What do you listen to while you create?

The life of the artist is, at times, a solitary one. Even in today’s digital age we spend an absurd amount of time hunched over a canvas, a pad, a computer, you name it. There’s an awkward silence that drives us to overthink things and kicks us out of what’s called the Flow State AKA the state of mind where you get stuff done.

So what can we do to counteract that? Well here are a few of my favourite options:

Podcasts & Audiobooks

A lot of creatives and teachers will tell you that if you’re going to listen to something, it should be wordless. That makes sense, you can’t have your focus being pulled in too many directions at once.

On the other hand there are those that argue that by allowing the linguistic elements of thought to wander, you’ll be better equipped for purely visual expression.

Now I’m not sure which side is correct, but my short attention span means I fall squarely in the latter camp.

Some favourites at the moment include the Russell Brand on Radio X Podcast, The Tim Ferriss Show and Malcolm Gladwell’s Revisionist History (with a special shoutout to the BNI Success podcast if they ever release a second episode). I’ll flesh out the full list of recommendations for those who are interested.

My podcatcher of choice is Pocket Casts. It’s as comprehensive and user friendly as you could hope for.

As for Audiobooks The First 20 Hours by Josh Kaufman. It’s an engaging look at how we learn and how to optimise that process, narrated by the author himself.


I’m a bit all over the place when it comes to music and I’ve largely favoured Audiobooks  for a while now but I still go back to some old favourite artists.

My playlists are often juggled between comedy and over the top rock, with some sprinkles of pop thrown in there too. I’m currently listening to The Lonely Island’s Popstar having only just seen the movie. Along with themes from Jojo’s Bizarre Adventure parts 1-3, a bit of Fallout Boy and some occasional Lady Gaga.

Deezer is my streaming service of choice. Initially because I got a good deal on it with my phone contract but I’ve actually grown to prefer it to the other services I’ve used.


YouTube might seem like an odd choice. You can’t watch videos while painting or designing, right? Well no, so I don’t.

For me YouTube essentially functions like a mini-podcast service. I’ll load my Watch Later up with a bunch of interesting videos from creators like exurb1a, CGP Grey, or Kurzgesagt and just let them run until I reach the end of the playlist or I finish work for the day.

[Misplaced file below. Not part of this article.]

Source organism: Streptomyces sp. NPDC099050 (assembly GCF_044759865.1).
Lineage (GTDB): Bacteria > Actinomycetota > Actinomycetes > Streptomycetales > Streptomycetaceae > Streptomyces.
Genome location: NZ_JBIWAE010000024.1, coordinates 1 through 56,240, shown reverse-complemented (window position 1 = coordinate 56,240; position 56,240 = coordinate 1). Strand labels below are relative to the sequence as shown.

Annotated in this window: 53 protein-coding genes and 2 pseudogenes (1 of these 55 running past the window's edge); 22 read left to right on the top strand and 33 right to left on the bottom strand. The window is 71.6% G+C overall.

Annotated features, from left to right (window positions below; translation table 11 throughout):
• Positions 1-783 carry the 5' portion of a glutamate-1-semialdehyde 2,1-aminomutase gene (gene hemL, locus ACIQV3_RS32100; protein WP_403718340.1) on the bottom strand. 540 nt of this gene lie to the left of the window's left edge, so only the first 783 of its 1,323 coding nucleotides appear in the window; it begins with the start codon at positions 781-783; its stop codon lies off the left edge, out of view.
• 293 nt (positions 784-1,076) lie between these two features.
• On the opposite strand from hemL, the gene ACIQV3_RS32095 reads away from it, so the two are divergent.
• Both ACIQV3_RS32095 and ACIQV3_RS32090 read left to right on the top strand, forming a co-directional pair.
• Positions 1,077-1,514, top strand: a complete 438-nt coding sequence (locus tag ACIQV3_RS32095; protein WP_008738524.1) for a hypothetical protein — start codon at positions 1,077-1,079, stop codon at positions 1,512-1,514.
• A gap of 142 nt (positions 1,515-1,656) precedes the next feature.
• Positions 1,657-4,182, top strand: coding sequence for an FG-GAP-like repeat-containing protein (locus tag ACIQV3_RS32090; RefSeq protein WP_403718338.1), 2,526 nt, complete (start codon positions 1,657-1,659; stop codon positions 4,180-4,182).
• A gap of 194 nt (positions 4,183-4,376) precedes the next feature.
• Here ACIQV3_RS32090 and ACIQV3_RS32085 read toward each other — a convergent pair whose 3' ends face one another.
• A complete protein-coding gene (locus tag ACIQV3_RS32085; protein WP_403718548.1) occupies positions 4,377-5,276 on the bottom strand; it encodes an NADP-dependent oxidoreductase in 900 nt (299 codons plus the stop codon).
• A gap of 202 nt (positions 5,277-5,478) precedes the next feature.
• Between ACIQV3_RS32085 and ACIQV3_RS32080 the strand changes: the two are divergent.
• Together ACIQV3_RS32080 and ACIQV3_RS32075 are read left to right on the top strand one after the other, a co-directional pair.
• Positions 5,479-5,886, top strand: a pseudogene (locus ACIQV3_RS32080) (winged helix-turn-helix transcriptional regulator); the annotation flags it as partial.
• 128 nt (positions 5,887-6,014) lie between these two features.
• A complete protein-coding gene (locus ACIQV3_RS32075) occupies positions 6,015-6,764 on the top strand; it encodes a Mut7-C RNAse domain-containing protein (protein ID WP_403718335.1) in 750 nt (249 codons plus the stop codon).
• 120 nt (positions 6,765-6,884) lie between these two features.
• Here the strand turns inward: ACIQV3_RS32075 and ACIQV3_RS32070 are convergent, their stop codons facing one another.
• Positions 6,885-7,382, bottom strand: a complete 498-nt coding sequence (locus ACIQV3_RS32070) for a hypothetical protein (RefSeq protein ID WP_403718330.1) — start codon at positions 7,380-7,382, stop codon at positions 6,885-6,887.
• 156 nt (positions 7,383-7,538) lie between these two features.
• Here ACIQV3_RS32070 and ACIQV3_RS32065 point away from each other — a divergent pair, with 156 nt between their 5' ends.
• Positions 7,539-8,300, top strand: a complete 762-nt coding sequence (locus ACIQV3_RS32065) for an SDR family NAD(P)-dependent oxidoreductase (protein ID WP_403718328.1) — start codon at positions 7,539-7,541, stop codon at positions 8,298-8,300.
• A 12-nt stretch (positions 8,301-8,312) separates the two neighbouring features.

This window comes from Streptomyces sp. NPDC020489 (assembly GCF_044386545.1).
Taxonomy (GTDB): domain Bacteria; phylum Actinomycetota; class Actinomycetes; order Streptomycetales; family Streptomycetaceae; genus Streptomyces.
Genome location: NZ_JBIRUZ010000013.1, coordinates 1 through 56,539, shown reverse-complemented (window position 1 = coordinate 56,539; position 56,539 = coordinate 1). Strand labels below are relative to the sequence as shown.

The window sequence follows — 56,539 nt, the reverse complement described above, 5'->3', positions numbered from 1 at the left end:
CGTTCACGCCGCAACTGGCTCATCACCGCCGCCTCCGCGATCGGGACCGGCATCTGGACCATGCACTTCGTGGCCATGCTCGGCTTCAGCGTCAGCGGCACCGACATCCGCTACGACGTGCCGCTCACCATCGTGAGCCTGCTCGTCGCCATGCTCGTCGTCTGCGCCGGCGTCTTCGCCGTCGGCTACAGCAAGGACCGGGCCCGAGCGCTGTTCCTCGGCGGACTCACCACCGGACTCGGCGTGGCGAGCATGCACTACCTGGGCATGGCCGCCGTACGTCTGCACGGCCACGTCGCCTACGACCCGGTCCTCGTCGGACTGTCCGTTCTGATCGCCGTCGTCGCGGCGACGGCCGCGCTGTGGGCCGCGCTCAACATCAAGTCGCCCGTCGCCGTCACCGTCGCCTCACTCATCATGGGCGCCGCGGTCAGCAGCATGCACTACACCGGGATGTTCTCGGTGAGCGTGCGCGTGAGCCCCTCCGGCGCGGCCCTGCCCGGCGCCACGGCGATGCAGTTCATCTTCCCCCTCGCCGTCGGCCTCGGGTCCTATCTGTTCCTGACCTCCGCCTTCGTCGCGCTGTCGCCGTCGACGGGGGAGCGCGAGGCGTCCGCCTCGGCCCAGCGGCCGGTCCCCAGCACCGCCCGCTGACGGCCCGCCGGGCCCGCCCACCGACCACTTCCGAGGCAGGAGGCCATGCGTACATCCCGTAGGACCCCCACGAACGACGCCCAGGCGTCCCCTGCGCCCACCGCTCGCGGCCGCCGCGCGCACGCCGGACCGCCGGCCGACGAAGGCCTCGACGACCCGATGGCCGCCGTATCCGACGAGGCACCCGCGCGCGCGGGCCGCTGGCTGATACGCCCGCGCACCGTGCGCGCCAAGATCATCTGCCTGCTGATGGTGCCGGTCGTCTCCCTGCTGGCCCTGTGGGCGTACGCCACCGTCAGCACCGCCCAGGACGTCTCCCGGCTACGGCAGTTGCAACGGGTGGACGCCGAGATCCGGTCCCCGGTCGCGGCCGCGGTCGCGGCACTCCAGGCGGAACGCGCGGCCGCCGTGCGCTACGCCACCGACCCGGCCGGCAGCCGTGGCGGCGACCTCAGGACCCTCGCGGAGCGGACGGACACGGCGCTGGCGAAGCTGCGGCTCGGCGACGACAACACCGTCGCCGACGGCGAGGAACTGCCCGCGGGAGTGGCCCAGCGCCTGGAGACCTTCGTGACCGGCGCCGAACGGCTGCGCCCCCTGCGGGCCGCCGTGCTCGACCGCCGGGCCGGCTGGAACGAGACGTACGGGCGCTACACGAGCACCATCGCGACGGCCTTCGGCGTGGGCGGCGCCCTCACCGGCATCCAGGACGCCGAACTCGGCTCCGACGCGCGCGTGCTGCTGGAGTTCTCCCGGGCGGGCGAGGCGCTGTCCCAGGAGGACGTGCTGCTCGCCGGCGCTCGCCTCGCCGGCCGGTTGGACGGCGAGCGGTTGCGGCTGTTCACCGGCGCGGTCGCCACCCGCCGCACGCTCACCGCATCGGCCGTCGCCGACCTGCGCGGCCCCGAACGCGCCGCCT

So that’s what I listen to. I’d love to hear some of your recommendations down in the comments. Join me next week when I’ll be putting an end to the Wacom vs. Apple debate!


My History as an Artist Part 2: Going Digital!

Welcome back to the epic journey of artistic evolution that is my life!

A parody of the famous image
The Ascent of Ben 2/3

I kid. But if you haven’t read part 1, click here to learn more about my early influences and how I’ve evolved over the years.

But now we’re finally venturing into the digital world…

Digimon Season One Logo
No, not that one.

The world of digital art!

Adobe Macromedia Animate Flash!

Once again Center Parcs changed the course of my artistic life. A few years after the discovery of Dragon Ball Z, my mum took me to a short workshop in which, along with probably ten other kids, learned how to animate. We made some stick-man animations that lasted about 5 seconds each but the fire was set.

When I got back I cracked open Movie Maker and Paint!

No, really. That’s how I thought it was done…I had no idea what I was doing.

Soon after I discovered Adobe Animate CC. Actually at the time it was called Macromedia Flash MX. It would go onto be called Macromedia Flash 8, then Adobe Flash CS3, CS4, CS5, CC and finally a total rebrand as Animate. (So yes. Feeling old over here).

But my aspirations went beyond what a mere keyboard and mouse could satisfy…

My First Drawing Tablet

I got my first drawing tablet around 2006. Back then Bamboo equivalent didn’t have pressure sensitivity so I opted for a step above. The Wacom Graphire!

An antiquated looking silver drawing tablet with a pen resting on top and a USB cable extending from the top-left corner.
Some aethetics don’t age well…*

It was amazing. But daaaamn, was it hard to use at first.

I still remember unpacking this tiny box, no bigger than an A4 piece of paper, and sitting in front of my ancient PC with its dial-up modem. That tablet blew my tiny mind. It led to the creation of my first webcomic and Flash animations (which I will absolutely not share here), as well as my DeviantART account, Elfwood, and plenty of terrible DBZ fanart.